More HIPAA problems at UCLA Medical Center: the hospital fires an employee for selling information from Farah Fawcett’s chart to a tabloid. The rag got the ultimate scoop — reporting her cancer relapse even before she’d had the chance to tell her family and friends. It’s like drugs, though: you will never win trying to curtail supply instead of reducing demand – all that does is raise the price. Most of the country seems to be preoccupied with reality TV and gossip sites, too busy to worry about war, the economy, or their own financial future.
Doctors order inappropriate lab tests because of computers, including ordering prostate screening levels like PSA on teenagers who don’t need them.
Teddy Kennedy and the usual suspects urge passage of what must be the hundredth health IT bill, of which the previous 99 have gone down in flames. It would codify ONCHIT, give the office $5 million a year, and provide IT grants. Among the rosy verbiage was nothing about the bill’s cost: $692 million (when it was originally proposed in 2005, anyway).
GE Healthcare will shut down its Tampa office, with 72 jobs moving to Milwaukee and to Finland.
Philips signs a research partnership with 5,000-bed West China Hospital, one of the largest in the world, to develop medical imaging procedures and cardiovascular monitoring.
OK, here’s a couple of hospital pictures from Google Street View to guess. I’ve been to both campuses and I recognize them – how about you?
Mobile computing supplier Socket Mobile announces the results of an “informal” survey conducted during HIMSS. The top concern of HIT professionals is apparently improving patient care, with 1/3 mentioning bedside POC as their top IT initiative. Lack of employee computer proficiency and cost factors were the chief impediments to implementations. The survey also noted that most institutions were considering laptops and COWs, not handheld devices like Socket Mobile sells.
Saint Clare’s Health System says it has saved thousands of dollars a year on paper costs using DB Technology RAS and RASi for enterprise-wide data and report management system. I am sure that saving “thousands” is a good thing, but for an organization the size of St. Clare’s (four hospitals), I sure hope the “thousands” are more like $90,000 than $3,000.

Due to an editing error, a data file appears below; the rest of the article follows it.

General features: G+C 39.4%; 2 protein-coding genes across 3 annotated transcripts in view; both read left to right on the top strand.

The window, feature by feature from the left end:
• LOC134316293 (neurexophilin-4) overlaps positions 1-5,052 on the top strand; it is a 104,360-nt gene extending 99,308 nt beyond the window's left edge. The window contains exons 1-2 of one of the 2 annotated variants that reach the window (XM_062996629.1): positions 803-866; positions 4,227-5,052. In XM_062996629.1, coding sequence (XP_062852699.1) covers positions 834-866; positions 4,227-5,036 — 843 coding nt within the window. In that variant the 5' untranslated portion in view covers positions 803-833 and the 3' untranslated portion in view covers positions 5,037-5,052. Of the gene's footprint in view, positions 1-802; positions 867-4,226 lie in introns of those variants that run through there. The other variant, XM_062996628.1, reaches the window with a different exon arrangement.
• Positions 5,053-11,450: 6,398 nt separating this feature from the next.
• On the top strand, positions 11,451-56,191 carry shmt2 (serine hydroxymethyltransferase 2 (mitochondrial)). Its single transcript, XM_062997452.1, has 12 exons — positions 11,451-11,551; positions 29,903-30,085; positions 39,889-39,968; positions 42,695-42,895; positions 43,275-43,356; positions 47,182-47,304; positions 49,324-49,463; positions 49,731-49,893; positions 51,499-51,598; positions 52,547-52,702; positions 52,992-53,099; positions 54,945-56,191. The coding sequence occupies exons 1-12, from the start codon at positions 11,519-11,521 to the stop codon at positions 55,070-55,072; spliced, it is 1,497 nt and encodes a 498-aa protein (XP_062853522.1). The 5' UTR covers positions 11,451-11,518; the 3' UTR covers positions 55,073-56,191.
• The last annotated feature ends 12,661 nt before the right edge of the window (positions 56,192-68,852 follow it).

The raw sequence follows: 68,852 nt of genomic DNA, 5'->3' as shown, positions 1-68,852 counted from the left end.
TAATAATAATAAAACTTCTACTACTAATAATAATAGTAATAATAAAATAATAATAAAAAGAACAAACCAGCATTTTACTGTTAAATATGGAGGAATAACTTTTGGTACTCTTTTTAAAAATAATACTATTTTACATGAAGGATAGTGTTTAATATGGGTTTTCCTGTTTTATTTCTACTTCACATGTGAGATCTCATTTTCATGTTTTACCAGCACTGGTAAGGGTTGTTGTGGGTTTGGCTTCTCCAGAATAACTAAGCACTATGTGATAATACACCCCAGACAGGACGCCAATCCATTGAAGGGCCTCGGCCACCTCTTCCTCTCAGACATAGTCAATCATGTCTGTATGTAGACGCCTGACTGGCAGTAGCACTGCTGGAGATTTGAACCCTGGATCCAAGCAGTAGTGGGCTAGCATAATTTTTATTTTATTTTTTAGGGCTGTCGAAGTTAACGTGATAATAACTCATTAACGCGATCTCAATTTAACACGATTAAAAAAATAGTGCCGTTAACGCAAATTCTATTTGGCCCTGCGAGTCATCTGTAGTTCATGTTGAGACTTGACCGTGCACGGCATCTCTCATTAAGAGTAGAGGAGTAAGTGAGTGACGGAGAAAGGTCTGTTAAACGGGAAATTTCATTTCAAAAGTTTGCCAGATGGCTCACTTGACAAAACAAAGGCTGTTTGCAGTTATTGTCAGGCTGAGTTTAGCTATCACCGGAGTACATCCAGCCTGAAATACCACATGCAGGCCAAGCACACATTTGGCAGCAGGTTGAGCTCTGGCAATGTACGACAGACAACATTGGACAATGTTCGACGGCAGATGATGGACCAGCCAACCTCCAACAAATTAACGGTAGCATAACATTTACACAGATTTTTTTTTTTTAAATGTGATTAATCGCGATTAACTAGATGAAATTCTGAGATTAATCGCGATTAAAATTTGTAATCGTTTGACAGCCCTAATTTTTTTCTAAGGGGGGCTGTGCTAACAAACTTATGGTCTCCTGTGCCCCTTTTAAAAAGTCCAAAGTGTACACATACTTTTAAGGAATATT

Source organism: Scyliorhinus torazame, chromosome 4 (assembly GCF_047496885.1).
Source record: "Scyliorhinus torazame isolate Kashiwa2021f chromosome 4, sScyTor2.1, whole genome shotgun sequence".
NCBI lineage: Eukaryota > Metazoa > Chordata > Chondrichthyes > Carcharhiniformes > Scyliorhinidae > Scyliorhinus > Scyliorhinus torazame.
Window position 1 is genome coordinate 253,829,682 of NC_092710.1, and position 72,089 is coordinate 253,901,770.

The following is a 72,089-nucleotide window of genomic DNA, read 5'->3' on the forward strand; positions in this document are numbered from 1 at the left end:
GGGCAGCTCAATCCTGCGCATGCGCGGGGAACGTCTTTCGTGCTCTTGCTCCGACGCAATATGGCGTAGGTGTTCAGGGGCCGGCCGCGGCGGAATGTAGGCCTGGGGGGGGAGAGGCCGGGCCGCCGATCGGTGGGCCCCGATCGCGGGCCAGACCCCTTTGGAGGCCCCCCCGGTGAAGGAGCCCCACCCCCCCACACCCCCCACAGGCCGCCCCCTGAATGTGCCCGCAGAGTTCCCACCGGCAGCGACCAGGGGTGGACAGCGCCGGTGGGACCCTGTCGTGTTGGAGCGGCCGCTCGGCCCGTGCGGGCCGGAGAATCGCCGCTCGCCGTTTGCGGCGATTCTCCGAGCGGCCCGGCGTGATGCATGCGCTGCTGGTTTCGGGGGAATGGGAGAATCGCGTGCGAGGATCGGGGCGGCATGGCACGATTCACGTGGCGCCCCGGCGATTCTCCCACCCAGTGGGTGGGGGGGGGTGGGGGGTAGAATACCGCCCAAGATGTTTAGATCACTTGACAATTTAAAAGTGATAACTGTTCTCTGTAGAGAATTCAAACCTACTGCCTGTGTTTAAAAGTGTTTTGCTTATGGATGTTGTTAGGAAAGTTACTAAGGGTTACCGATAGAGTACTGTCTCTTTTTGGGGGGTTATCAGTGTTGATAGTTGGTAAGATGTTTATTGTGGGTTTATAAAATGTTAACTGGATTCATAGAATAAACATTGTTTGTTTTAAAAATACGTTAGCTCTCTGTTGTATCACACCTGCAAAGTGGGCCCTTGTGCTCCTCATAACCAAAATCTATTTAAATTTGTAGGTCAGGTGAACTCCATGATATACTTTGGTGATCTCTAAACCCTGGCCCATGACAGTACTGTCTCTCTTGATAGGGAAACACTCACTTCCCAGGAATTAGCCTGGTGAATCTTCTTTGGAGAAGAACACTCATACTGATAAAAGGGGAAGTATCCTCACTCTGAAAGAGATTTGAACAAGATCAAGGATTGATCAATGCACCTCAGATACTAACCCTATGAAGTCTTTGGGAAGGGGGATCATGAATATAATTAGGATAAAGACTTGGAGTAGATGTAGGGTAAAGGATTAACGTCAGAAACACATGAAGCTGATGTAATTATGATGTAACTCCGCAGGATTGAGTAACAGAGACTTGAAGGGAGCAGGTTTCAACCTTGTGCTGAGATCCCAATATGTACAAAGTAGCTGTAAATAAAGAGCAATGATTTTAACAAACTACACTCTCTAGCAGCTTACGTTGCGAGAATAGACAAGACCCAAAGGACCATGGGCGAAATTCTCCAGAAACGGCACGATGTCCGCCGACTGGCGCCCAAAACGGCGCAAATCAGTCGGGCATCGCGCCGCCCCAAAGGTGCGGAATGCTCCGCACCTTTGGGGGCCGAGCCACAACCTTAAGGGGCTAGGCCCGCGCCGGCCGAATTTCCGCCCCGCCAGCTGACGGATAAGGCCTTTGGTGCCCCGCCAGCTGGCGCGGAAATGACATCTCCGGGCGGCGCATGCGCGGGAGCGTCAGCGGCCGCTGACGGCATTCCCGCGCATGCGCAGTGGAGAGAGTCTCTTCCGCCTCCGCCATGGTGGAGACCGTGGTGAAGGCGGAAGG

“What Nurses Want” — a completely electronic health record, which they believe will give them more time for patient care and improve patient safety and quality of care.
For those of you who tried but were unable to read Ed Marx’s CIO Unplugged blog. Ed, as well as his editor, dropped me a note saying there were some technical difficulties and the link is now working. I suspect the outage was related to a flood of his HIStalk fans visiting his site, but Ed was too modest to admit that was the issue.
And if you were trying to check out the Soarian user group I mentioned earlier this week, here is the correct link: www.soarianusers.com.
Perot Systems names John Hummel its new CTO for global healthcare. Hummel was most recently CIO of the California Prison Healthcare Receivership and Sutter Health CIO prior to that.
Lehigh Valley Hospital-Cedar Crest is using Patient Care Technology’s Amelior ORTracker in its perioperative department. The automatic tracking software uses an ultrasound indoor positioning system from Patient Care’s business partner Sonitor Technologies.
Six facilities have signed a total of $3.2 million in contracts with RIS/PACs vendor DR Systems. The contracts range from $195,000 to $1.1 million.
Only five VC-backed staged IPOs came out in Q1, the lowest number in about five years. Of the five, four were medical device or biotech companies and one was a computer security technology company.
I suppose looking at IPO numbers is as good a way as any for gauging the state of the economy. My next door neighbor surveyed our regular UPS and Fedex drivers, who both said their companies are laying off drivers and consolidating routes to cut costs. Personally, I have found that getting in for a pedicure is easier than ever, so I am blaming (thanking?) the economy, too.